cshark Re:Cameras reduce problems for everyone (455 comments)

Of course, it helps if it is working. That way, if there's ever a disagreement about the events, you can refer back to the footage and make a sound decision about it.

about a month ago
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Should police have cameras recording their work at all times?

cshark Re:Cameras reduce problems for everyone (455 comments)

Or maybe the LAPD stopped beating people for the crime of being poor because they knew they were on camera? That is the more likely explanation since it is the simplist, and since it has been proven that over 80% of the LAPD are Republicans so they hate minorities and want them dead. That is the way of their kind.

Have you been watching the news the last decade or so? Missouri cops are far more dangerous than the LAPD on their best day. Three summary executions this month. As a point of fact, most people in California are Liberals, so it stands to reason that the police force is demographically liberal as well... unless you've got some kind of evidence to the contrary. Would love to know what "proven" means here. And even if you were right, you're still talking about California Republicans, which would be considered "far left" in a place like Austin, or anywhere outside of California, if you want to be intellectually honest about it.

Of course they're going to beat fewer people when on camera. They're too cowardly to stand-up for what they believe, which is that minorities need to be beaten.

And in what way do you perceive that as being a good thing? But do you seriously believe this nonsense?

Of course if they had enough morals to stand-up for what they believe, then wouldn't be idiot Republicans in the first place.

No, you're absolutely right. They would be self entitled, racist liberals, that spew offensive dribble like this on Slashdot.

about a month ago
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Should police have cameras recording their work at all times?

cshark Re:No (455 comments)

I haven't been constantly monitored at work for awhile, but I've never been given a gun and permission to kill people either. We either need to monitor police officers on the job; especially in dangerous situations, or we need to strip them of their right to kill.

about a month ago
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Should police have cameras recording their work at all times?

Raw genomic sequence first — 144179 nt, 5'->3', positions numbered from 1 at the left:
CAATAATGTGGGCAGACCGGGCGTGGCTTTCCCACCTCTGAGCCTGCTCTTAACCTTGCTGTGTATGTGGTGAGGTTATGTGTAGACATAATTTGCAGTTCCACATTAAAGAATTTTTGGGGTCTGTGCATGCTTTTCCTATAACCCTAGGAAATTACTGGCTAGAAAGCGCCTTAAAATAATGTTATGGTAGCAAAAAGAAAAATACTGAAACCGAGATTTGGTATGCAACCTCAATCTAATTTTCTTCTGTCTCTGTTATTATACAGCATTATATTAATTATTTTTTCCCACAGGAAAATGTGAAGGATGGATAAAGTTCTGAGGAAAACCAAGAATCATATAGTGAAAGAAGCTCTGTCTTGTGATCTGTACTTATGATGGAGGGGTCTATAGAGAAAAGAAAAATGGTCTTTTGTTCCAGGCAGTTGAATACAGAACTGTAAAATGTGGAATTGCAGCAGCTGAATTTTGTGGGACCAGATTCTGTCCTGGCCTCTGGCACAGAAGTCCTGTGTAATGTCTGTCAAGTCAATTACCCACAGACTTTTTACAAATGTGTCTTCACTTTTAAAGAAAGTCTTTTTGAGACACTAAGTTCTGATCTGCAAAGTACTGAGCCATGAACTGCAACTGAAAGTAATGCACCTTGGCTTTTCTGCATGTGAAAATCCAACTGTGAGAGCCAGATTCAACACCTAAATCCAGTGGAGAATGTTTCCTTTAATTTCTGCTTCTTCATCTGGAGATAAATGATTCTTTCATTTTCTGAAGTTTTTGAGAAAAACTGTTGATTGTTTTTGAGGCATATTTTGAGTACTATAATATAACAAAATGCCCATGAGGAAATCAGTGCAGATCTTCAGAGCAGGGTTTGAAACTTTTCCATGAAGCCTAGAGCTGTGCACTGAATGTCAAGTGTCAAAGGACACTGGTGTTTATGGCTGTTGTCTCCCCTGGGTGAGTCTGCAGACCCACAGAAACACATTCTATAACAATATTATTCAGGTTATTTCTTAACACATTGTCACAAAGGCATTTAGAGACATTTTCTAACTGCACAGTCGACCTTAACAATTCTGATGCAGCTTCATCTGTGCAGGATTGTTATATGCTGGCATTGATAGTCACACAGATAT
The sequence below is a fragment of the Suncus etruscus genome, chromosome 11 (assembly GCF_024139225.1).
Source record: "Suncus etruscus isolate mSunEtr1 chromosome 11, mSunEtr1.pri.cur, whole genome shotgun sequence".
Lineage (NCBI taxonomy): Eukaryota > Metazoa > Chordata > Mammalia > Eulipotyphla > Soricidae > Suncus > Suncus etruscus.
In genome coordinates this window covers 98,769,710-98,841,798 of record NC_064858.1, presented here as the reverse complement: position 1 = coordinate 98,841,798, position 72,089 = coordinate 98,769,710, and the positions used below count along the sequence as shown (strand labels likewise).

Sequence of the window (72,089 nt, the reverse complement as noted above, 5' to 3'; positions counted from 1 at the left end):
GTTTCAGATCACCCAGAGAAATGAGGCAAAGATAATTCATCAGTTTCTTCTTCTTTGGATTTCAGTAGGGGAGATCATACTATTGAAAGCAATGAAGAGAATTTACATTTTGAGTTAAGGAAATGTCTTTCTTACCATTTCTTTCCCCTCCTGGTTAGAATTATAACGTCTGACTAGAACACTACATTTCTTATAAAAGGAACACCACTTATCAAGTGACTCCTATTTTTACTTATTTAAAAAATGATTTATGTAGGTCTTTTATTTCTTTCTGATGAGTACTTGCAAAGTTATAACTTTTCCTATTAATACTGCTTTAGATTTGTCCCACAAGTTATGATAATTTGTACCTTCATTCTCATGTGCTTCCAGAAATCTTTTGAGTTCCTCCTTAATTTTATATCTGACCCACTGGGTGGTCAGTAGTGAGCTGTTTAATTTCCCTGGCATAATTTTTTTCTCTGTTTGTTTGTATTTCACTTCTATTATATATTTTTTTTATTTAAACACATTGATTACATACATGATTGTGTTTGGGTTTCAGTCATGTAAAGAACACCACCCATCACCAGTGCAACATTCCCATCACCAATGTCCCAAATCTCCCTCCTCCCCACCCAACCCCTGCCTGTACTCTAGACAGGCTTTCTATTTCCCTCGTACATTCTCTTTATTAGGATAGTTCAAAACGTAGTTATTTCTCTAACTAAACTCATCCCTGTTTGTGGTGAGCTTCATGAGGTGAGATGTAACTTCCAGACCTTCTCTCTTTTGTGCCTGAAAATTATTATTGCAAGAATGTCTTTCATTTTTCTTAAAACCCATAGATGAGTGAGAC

cshark Why would we not want this? (455 comments)

At the very least, we should be able to audit whatever a police officer does in the line of duty. A single $900 camera can stop a riot. Somehow, we've got the money to outfit these guys with military equipment, but we're balking at cheap cameras? Come on now.

about a month ago
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In Maryland, a Soviet-Style Punishment For a Novelist

cshark Re:Sue the bastards (441 comments)

I wonder, are they holding him as a witness to a crime that doesn't happen for 900 years? How are they taking this seriously?

about a month ago
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Anita Sarkeesian, Creator of "Tropes vs. Women," Driven From Home By Trolls

cshark Re: Her work (1262 comments)

At the end of the day, whether or not you play video games is a choice. You have the right to decide not to buy a game. You have the right not to agree with the context or subject of the game. What Anita does is assume that since she's offended, that the games have no right to exist.

about a month ago
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Anita Sarkeesian, Creator of "Tropes vs. Women," Driven From Home By Trolls

cshark Re:Her work (1262 comments)

Is awful. Her "points" are silly, and I wouldn't be surprised if this was a sham put on by her to get more attention.

Whose word do we have on this other than hers? Answer: Nobodys.

about a month ago
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Anita Sarkeesian, Creator of "Tropes vs. Women," Driven From Home By Trolls

cshark Bullshit (1262 comments)

This is a woman who has been caught lying about this kind of thing in the past. She's getting criticism, she doesn't like it, or know how to deal with it; so she makes up stories like this. She's done it before. She's been caught. Don't buy into this woman's attention whoring.

about a month ago
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Ask Slashdot: What Do You Wish You'd Known Starting Out As a Programmer?

cshark Re:Don't reinvent the Wheel (548 comments)